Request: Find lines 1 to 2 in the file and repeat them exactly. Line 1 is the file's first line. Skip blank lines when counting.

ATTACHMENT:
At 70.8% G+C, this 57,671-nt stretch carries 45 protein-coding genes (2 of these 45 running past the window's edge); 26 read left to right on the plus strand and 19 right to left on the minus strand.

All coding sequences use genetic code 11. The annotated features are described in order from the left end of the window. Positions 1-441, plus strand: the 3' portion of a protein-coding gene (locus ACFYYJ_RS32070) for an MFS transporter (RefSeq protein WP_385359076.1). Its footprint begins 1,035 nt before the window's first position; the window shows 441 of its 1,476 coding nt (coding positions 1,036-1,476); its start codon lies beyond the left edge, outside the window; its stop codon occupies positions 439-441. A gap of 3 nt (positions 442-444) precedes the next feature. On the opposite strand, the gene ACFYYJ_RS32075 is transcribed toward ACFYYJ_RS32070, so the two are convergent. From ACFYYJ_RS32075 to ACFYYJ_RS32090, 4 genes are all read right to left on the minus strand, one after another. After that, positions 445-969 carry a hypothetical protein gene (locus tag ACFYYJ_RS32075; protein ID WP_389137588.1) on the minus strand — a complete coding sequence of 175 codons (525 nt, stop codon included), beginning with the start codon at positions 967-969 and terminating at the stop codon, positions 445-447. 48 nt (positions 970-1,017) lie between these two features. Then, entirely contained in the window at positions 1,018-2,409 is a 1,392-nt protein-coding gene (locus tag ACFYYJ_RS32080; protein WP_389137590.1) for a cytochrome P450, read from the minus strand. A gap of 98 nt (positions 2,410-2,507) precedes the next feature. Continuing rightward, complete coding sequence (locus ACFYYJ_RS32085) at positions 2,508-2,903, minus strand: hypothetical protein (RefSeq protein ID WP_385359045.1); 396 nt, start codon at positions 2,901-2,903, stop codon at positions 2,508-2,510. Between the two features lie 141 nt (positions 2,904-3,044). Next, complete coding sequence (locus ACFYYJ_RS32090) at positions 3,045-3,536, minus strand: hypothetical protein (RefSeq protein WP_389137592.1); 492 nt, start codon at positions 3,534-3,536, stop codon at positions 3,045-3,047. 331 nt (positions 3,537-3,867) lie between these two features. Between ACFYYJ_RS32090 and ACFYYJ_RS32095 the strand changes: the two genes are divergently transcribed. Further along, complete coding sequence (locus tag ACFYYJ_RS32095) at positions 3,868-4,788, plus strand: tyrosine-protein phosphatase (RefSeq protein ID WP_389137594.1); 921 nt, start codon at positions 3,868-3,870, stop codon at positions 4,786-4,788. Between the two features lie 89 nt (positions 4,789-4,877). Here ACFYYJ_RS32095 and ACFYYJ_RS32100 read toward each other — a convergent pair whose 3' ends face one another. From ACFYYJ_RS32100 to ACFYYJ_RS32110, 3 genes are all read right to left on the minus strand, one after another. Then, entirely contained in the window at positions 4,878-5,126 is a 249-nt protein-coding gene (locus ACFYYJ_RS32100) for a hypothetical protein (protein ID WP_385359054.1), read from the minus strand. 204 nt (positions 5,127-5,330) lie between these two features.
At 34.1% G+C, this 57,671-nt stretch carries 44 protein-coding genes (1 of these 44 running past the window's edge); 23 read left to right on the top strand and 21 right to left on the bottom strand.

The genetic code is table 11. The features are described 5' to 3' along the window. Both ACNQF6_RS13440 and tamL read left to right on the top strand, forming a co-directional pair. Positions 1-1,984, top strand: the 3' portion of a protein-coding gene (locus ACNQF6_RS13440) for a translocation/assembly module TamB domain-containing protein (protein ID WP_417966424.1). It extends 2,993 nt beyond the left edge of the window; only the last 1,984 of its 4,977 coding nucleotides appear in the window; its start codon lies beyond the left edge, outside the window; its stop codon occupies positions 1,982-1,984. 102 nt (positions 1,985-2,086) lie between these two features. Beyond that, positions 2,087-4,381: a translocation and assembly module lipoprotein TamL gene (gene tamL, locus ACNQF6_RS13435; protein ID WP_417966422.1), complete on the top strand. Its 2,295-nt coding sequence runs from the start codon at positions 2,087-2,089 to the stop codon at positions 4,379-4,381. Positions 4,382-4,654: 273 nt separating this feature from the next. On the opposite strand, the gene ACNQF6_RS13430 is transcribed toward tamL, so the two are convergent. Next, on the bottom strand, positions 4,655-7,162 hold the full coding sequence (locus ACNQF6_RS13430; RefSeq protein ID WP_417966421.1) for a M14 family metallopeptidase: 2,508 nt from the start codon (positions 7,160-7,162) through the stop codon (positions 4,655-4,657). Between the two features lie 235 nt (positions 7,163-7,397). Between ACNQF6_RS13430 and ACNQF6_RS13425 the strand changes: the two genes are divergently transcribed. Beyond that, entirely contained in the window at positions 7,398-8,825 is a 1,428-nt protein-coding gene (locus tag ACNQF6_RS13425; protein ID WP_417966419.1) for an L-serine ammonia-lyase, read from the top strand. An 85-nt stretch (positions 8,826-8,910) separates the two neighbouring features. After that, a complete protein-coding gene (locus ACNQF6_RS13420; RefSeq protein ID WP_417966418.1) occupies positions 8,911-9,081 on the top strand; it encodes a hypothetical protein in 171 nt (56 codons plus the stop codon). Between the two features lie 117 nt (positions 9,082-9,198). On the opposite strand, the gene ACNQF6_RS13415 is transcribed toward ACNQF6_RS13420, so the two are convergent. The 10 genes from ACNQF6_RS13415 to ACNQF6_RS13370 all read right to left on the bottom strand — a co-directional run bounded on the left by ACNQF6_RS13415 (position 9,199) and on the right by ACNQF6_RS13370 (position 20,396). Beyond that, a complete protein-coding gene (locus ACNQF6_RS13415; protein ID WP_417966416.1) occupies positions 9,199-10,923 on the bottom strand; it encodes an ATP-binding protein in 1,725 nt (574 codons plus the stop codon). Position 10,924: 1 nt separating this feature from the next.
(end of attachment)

At 70.8% G+C, this 57,671-nt stretch carries 45 protein-coding genes (2 of these 45 running past the window's edge); 26 read left to right on the plus strand and 19 right to left on the minus strand.

All coding sequences use genetic code 11. The annotated features are described in order from the left end of the window. Positions 1-441, plus strand: the 3' portion of a protein-coding gene (locus ACFYYJ_RS32070) for an MFS transporter (RefSeq protein WP_385359076.1). Its footprint begins 1,035 nt before the window's first position; the window shows 441 of its 1,476 coding nt (coding positions 1,036-1,476); its start codon lies beyond the left edge, outside the window; its stop codon occupies positions 439-441. A gap of 3 nt (positions 442-444) precedes the next feature. On the opposite strand, the gene ACFYYJ_RS32075 is transcribed toward ACFYYJ_RS32070, so the two are convergent. From ACFYYJ_RS32075 to ACFYYJ_RS32090, 4 genes are all read right to left on the minus strand, one after another. After that, positions 445-969 carry a hypothetical protein gene (locus tag ACFYYJ_RS32075; protein ID WP_389137588.1) on the minus strand — a complete coding sequence of 175 codons (525 nt, stop codon included), beginning with the start codon at positions 967-969 and terminating at the stop codon, positions 445-447. 48 nt (positions 970-1,017) lie between these two features. Then, entirely contained in the window at positions 1,018-2,409 is a 1,392-nt protein-coding gene (locus tag ACFYYJ_RS32080; protein WP_389137590.1) for a cytochrome P450, read from the minus strand. A gap of 98 nt (positions 2,410-2,507) precedes the next feature. Continuing rightward, complete coding sequence (locus ACFYYJ_RS32085) at positions 2,508-2,903, minus strand: hypothetical protein (RefSeq protein ID WP_385359045.1); 396 nt, start codon at positions 2,901-2,903, stop codon at positions 2,508-2,510. Between the two features lie 141 nt (positions 2,904-3,044). Next, complete coding sequence (locus ACFYYJ_RS32090) at positions 3,045-3,536, minus strand: hypothetical protein (RefSeq protein WP_389137592.1); 492 nt, start codon at positions 3,534-3,536, stop codon at positions 3,045-3,047. 331 nt (positions 3,537-3,867) lie between these two features. Between ACFYYJ_RS32090 and ACFYYJ_RS32095 the strand changes: the two genes are divergently transcribed. Further along, complete coding sequence (locus tag ACFYYJ_RS32095) at positions 3,868-4,788, plus strand: tyrosine-protein phosphatase (RefSeq protein ID WP_389137594.1); 921 nt, start codon at positions 3,868-3,870, stop codon at positions 4,786-4,788. Between the two features lie 89 nt (positions 4,789-4,877). Here ACFYYJ_RS32095 and ACFYYJ_RS32100 read toward each other — a convergent pair whose 3' ends face one another. From ACFYYJ_RS32100 to ACFYYJ_RS32110, 3 genes are all read right to left on the minus strand, one after another. Then, entirely contained in the window at positions 4,878-5,126 is a 249-nt protein-coding gene (locus ACFYYJ_RS32100) for a hypothetical protein (protein ID WP_385359054.1), read from the minus strand. 204 nt (positions 5,127-5,330) lie between these two features.